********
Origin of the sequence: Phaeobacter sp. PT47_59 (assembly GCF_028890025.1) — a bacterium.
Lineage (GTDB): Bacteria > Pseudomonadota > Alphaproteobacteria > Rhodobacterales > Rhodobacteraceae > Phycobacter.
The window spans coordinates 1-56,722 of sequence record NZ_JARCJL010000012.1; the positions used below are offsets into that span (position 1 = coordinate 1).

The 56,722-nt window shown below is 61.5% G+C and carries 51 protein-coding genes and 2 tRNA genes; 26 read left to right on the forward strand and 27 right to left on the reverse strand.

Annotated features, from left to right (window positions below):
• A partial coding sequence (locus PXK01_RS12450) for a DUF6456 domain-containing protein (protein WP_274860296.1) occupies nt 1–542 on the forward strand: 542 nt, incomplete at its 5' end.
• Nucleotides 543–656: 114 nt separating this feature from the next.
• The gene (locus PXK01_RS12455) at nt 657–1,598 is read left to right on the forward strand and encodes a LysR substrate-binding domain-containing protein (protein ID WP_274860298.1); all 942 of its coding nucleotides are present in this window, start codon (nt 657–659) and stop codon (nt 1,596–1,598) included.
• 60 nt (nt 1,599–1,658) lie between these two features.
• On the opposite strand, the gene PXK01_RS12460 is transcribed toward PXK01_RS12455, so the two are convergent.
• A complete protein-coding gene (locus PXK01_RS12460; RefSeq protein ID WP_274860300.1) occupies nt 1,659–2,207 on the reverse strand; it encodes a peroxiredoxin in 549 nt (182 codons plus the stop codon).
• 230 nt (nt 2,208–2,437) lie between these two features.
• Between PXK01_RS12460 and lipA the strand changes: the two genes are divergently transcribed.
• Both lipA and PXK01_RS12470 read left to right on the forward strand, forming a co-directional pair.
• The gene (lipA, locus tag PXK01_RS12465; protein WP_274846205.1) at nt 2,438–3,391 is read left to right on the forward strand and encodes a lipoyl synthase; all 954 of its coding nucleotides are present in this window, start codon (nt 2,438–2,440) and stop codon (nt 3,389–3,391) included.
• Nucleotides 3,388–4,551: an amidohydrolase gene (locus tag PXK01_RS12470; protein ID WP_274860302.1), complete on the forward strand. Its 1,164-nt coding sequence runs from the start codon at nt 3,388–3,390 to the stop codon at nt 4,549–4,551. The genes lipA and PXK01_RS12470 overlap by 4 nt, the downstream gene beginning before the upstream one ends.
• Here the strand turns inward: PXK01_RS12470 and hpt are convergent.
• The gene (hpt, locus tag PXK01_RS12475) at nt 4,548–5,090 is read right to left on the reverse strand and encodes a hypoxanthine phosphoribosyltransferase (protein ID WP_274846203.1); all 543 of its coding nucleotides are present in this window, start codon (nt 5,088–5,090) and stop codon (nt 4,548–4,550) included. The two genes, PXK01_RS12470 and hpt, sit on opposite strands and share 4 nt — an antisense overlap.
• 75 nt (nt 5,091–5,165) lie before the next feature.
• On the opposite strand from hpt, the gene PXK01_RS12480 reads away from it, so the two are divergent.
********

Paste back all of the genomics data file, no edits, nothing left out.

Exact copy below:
Origin of the sequence: Phaeobacter sp. PT47_59 (assembly GCF_028890025.1) — a bacterium.
Lineage (GTDB): Bacteria > Pseudomonadota > Alphaproteobacteria > Rhodobacterales > Rhodobacteraceae > Phycobacter.
The window spans coordinates 1-56,722 of sequence record NZ_JARCJL010000012.1; the positions used below are offsets into that span (position 1 = coordinate 1).

The 56,722-nt window shown below is 61.5% G+C and carries 51 protein-coding genes and 2 tRNA genes; 26 read left to right on the forward strand and 27 right to left on the reverse strand.

Annotated features, from left to right (window positions below):
• A partial coding sequence (locus PXK01_RS12450) for a DUF6456 domain-containing protein (protein WP_274860296.1) occupies nt 1–542 on the forward strand: 542 nt, incomplete at its 5' end.
• Nucleotides 543–656: 114 nt separating this feature from the next.
• The gene (locus PXK01_RS12455) at nt 657–1,598 is read left to right on the forward strand and encodes a LysR substrate-binding domain-containing protein (protein ID WP_274860298.1); all 942 of its coding nucleotides are present in this window, start codon (nt 657–659) and stop codon (nt 1,596–1,598) included.
• 60 nt (nt 1,599–1,658) lie between these two features.
• On the opposite strand, the gene PXK01_RS12460 is transcribed toward PXK01_RS12455, so the two are convergent.
• A complete protein-coding gene (locus PXK01_RS12460; RefSeq protein ID WP_274860300.1) occupies nt 1,659–2,207 on the reverse strand; it encodes a peroxiredoxin in 549 nt (182 codons plus the stop codon).
• 230 nt (nt 2,208–2,437) lie between these two features.
• Between PXK01_RS12460 and lipA the strand changes: the two genes are divergently transcribed.
• Both lipA and PXK01_RS12470 read left to right on the forward strand, forming a co-directional pair.
• The gene (lipA, locus tag PXK01_RS12465; protein WP_274846205.1) at nt 2,438–3,391 is read left to right on the forward strand and encodes a lipoyl synthase; all 954 of its coding nucleotides are present in this window, start codon (nt 2,438–2,440) and stop codon (nt 3,389–3,391) included.
• Nucleotides 3,388–4,551: an amidohydrolase gene (locus tag PXK01_RS12470; protein ID WP_274860302.1), complete on the forward strand. Its 1,164-nt coding sequence runs from the start codon at nt 3,388–3,390 to the stop codon at nt 4,549–4,551. The genes lipA and PXK01_RS12470 overlap by 4 nt, the downstream gene beginning before the upstream one ends.
• Here the strand turns inward: PXK01_RS12470 and hpt are convergent.
• The gene (hpt, locus tag PXK01_RS12475) at nt 4,548–5,090 is read right to left on the reverse strand and encodes a hypoxanthine phosphoribosyltransferase (protein ID WP_274846203.1); all 543 of its coding nucleotides are present in this window, start codon (nt 5,088–5,090) and stop codon (nt 4,548–4,550) included. The two genes, PXK01_RS12470 and hpt, sit on opposite strands and share 4 nt — an antisense overlap.
• 75 nt (nt 5,091–5,165) lie before the next feature.
• On the opposite strand from hpt, the gene PXK01_RS12480 reads away from it, so the two are divergent.